Know your character, and speak to him or her. Have that ideal client mapped out to a “T,” and target her external, internal, and psychological problem. For example, if I were writing copy as a wedding photographer, I’m writing to solve these problems 1) Suzy (external) needs her wedding documented, 2) Suzy (internal) wants someone her fiance and wedding party are comfortable enough around to be themselves, so the pics look authentic and awesome, and 3) Suzy (psycholgoical) tends to get insecure about having herself photographed, and wants to feel beautiful when she looks back on these memories.

Offer champagne. One of the quickest ways to communicate part of your story on your website is to offer up a free content upgrade on your homepage, or, as I like to think, a little glass of champagne. The story is that you know your ideal client has a problem, and you’re the man or woman for the job to help them on their journey. Why not build a free tool and allow them to grab it in exchange for their email address?

Show empathy and a plan on your sales page. You’re talking about money, but in tip 1, you saw how there’s always a deeper need to us making a purchase. Powerful story triggers an action or investment. Write to show two things on your sales page: empathy and authority. Then, give a specific plan. Threes are good. “We’ll do Step 1, Step 2, and then you’ll be so happy with Step 3 results.”

Clarity attracts, confusion doesn’t. There’s a saying in copywriting: aim for clarity over cleverness. If we’re having honesty hour, that’s one tough cookie of an assignment for me — I’d rather plumb the depths of word play, leapfrog jump from poetic device to a vocab word from fifth grade Wordly Wise. But alas, clairon is king. Smart, sharp writing matters because there are so few solid, tight writers on the internet. You’ll stand out. A good writer knows when to “kill her darlings,” and edit something out.

Write a better about page, or get one written for you. Google Analytics tells us that this is statistically the most viewed page on your website. If you’re not comfortable with yours, find a copywriter who can build you a bio you’re proud of.

“I heard a preacher say recently that hope is a revolutionary patience; let me add that so is being a writer.” That’s a quote from one of my favorite writers, providing the toughest part truly is sitting down to write. Look for ways to weave storytelling about your business or blog into your next copywriting assignment, let the words rest for a day, and come back and edit with fresh eyes before you hit publish.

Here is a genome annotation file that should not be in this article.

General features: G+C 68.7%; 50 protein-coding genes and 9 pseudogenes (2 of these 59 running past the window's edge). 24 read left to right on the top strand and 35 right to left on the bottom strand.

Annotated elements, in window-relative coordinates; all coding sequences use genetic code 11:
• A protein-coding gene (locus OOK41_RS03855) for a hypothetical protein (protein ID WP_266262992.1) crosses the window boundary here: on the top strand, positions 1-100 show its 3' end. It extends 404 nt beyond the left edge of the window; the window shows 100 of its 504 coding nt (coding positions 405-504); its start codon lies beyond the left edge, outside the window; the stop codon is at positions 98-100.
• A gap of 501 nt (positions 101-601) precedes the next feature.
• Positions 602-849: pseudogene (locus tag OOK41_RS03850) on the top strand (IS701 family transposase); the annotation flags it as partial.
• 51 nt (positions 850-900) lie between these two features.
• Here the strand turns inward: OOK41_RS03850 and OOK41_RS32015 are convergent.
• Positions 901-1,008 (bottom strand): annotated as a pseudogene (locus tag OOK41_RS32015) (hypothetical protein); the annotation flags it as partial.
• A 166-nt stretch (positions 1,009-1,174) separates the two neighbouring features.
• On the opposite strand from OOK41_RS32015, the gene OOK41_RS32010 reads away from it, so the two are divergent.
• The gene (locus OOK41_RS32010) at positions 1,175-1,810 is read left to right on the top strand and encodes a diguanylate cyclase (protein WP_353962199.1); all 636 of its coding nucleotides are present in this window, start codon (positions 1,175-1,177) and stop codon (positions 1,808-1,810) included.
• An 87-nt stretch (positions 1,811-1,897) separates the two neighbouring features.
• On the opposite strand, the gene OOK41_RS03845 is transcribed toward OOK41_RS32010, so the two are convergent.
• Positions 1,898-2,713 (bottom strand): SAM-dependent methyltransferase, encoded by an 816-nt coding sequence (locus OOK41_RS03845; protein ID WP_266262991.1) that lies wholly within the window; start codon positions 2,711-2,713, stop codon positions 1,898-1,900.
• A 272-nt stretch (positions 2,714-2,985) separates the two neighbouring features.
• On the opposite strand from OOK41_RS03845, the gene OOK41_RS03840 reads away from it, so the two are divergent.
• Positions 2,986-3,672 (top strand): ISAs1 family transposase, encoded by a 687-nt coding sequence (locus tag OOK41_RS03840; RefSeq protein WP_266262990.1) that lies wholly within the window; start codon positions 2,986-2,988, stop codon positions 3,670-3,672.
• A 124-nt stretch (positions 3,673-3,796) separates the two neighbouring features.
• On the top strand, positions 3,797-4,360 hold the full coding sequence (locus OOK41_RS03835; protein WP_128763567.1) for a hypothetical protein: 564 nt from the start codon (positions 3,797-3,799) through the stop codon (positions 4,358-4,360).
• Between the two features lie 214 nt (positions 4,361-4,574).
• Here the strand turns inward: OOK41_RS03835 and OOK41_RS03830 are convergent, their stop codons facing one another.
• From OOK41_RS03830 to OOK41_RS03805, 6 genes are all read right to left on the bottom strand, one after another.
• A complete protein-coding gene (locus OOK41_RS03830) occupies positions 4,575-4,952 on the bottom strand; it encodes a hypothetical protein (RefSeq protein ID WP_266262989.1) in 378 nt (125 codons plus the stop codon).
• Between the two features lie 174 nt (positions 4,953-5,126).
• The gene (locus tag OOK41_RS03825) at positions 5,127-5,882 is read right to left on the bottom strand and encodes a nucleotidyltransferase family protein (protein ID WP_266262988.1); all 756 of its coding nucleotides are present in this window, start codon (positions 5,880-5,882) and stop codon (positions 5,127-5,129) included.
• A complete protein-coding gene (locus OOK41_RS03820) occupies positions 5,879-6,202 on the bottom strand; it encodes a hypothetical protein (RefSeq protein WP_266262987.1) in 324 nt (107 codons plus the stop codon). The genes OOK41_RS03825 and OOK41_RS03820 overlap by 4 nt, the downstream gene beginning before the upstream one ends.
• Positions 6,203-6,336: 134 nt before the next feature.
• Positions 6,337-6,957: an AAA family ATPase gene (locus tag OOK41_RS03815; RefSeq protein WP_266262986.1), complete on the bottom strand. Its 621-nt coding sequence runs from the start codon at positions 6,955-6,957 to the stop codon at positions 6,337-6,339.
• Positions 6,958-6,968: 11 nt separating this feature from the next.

Want to get on track to write a better about page? Click here to join a free, 6-day course, and write a better bio for your website in less than a week.

Ashlyn Carter

Ashlyn writes bespoke, meaningful words for creative women as a copywriter & calligrapher. She left her job as a publicist to go full-time with her calligraphy biz for brides–and realized there were lots of creative women fumbling with their message and sales copy (you can take the girl out of the PR agency … ).

She traded clients like Delta Air Lines and Chick-fil-A to work with creative industry dreamies like Jenna Kutcher, Katelyn James, Hilary Rushford, Justin & Mary Marantz, and dozens more, crafting conversion copy. When not writing about herself in third person, she’s usually trying to scratch the ink off her fingernails or grabbing margs and tacos with her husband.

2 comments

  1. I absolutely love this post. I am a visual storyteller as well! I am a calligrapher, brand consultant and creative director/stylist. I love all that you said. You’ve hit the nail on the head about knowing your character and speaking directly to him/her. I stress this a lot with clients. Thanks so much for such an informative and clear post.

    Reply
  2. Stunning. There is, indeed, so much beauty that needs to be written to be felt “soul to soul” as you say, especially in this time of beautiful, almost addictive, images. Gorg!

    Reply